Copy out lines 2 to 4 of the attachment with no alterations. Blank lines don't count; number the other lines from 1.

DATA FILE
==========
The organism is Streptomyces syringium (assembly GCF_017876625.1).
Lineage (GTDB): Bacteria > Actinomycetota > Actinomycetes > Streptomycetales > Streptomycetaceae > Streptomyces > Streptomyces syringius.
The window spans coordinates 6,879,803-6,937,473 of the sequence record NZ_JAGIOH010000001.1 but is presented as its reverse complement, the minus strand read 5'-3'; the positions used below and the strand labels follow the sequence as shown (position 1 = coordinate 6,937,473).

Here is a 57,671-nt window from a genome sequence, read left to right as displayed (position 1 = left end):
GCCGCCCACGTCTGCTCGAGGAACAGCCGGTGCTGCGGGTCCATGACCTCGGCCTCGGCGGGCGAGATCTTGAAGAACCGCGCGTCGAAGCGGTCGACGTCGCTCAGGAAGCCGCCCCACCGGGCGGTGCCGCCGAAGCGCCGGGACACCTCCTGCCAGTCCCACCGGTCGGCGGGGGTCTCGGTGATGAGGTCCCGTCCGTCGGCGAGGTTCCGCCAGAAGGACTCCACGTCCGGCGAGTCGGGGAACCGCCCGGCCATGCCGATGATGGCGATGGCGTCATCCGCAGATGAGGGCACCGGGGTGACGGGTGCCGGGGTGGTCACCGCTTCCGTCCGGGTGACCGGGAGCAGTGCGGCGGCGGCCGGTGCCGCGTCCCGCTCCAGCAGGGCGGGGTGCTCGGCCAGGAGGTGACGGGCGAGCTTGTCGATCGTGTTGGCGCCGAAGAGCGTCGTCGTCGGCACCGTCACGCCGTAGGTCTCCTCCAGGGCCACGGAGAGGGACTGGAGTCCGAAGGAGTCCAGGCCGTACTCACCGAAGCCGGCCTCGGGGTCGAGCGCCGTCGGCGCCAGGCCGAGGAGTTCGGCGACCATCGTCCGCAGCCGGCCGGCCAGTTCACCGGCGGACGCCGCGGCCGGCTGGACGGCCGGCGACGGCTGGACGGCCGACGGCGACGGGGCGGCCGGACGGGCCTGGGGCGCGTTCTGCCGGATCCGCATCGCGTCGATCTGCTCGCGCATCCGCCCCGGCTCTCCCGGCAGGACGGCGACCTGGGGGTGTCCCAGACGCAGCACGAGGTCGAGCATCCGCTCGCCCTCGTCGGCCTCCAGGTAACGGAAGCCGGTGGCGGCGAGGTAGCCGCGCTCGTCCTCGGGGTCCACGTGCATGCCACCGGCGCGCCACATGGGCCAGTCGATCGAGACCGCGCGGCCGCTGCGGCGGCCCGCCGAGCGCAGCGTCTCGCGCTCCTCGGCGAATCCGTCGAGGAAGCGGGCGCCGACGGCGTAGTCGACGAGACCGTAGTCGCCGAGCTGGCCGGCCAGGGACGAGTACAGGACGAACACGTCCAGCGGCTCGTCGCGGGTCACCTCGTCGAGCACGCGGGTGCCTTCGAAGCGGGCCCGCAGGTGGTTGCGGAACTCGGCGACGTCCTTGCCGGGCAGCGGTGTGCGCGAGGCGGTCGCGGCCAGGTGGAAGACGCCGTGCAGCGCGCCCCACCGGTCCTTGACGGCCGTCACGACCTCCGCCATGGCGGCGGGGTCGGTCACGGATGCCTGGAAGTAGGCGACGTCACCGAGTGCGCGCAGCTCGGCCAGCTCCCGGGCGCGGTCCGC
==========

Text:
Lineage (GTDB): Bacteria > Actinomycetota > Actinomycetes > Streptomycetales > Streptomycetaceae > Streptomyces > Streptomyces syringius.
The window spans coordinates 6,879,803-6,937,473 of the sequence record NZ_JAGIOH010000001.1 but is presented as its reverse complement, the minus strand read 5'-3'; the positions used below and the strand labels follow the sequence as shown (position 1 = coordinate 6,937,473).

Here is a 57,671-nt window from a genome sequence, read left to right as displayed (position 1 = left end):